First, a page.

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Lawmaker questions financial ties between fact checker and Johnson and Johnson

Can fact checkers remain impartial when they're funded by a foundation that owns significant J&J stock?
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Representative Thomas Massie has raised questions about the financial relationship between a common online fact checker and Johnson and Johnson – a regular subject in its fact-checks, particularly where it relates to J&J’s COVID-19 vaccine.

A Factcheck.org project addressing “misconceptions” about COVID-19 and vaccines is funded by an organization that has more than 15% of its assets in Johnson & Johnson stock, Massie pointed out.

The significant amount of stock in a company that is producing a COVID-19 vaccine would make some question if the project is really an unbiased source of COVID-19 information.

The homepage of the project, called “SciCheck’s COVID-19/Vaccination Project,” states:

“SciCheck’s COVID-19/Vaccination Project is made possible by a grant from the Robert Wood Johnson Foundation. The views expressed here do not necessarily reflect the views of the foundation.”

“The goal is to increase exposure to accurate information about COVID-19 and vaccines, while decreasing the impact of misinformation. On this page, you’ll find answers to commonly asked questions, as well as links to our articles debunking misinformation.”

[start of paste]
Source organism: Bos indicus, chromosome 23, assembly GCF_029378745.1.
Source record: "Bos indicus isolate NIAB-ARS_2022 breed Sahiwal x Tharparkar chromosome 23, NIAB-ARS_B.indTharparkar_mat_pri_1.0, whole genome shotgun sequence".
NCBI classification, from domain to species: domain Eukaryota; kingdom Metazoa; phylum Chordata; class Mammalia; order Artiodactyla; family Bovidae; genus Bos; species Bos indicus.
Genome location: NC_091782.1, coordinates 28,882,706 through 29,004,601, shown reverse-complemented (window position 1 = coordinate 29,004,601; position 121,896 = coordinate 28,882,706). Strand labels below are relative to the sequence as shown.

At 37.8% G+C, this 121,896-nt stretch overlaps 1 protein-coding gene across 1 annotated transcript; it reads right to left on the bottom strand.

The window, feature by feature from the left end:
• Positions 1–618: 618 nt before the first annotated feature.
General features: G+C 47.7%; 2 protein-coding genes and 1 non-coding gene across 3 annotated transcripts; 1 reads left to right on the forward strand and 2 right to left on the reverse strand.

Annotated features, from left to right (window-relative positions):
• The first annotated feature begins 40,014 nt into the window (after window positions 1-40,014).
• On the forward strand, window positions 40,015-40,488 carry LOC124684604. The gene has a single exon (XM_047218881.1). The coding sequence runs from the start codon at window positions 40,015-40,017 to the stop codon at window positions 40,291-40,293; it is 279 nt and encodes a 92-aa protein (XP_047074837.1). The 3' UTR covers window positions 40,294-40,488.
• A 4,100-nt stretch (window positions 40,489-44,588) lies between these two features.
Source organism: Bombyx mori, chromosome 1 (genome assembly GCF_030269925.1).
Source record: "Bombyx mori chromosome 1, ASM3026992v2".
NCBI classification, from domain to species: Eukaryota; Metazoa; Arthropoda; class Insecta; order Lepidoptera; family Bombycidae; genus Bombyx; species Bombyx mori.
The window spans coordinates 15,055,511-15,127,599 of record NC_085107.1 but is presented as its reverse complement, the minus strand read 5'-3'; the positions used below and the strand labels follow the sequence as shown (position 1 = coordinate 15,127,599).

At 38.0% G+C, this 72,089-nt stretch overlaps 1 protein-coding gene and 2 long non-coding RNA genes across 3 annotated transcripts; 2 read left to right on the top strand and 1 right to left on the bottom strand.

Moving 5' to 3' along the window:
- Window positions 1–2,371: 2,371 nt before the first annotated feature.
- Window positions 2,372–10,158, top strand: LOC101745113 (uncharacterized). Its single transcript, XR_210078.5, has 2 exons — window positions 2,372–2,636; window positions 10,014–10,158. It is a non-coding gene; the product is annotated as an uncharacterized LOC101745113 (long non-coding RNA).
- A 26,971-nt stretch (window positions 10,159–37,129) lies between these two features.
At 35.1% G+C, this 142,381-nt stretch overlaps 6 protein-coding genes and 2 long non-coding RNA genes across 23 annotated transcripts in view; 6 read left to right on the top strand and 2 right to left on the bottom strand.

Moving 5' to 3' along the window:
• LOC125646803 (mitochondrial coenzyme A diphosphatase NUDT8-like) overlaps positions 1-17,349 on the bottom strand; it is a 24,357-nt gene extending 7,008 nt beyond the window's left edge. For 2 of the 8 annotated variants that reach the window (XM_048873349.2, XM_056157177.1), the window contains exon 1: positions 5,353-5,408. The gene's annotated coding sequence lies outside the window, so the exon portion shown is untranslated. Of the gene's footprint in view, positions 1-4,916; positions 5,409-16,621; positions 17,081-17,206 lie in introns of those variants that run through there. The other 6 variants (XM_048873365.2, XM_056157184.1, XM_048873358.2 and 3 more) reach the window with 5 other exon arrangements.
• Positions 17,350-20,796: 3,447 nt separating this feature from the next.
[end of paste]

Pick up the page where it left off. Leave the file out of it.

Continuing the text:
In a tweet posted April 24, Kentucky’s 4th District Rep. Thomas Massie, a Republican, posted screenshots showing that the Robert Wood Johnson Foundation funds the project and has more than 15% of its assets in Johnson & Johnson stock.
The image is of the foundation’s financial statement from December 2019. Of the $11.9 million in assets, almost $1.9 are in Johnson & Johnson stock, translating to a 15.9% investment in the pharmaceutical company.

Additionally, the CEO and president of the Robert Wood Johnson Foundation, Richard Besser, previously served as the acting director for the US CDC and as chief health and medical editor at ABC News.

“Former director of CDC is now CEO of the foundation that funds FACTCHECK.org’s vaccine fact checking program. Roughly 15% of said foundation’s assets are J & J stock.

“Bless your heart if you think factcheck .org is an unbiased source of vaccine information,” Rep. Massie wrote, while sharing the screenshots.

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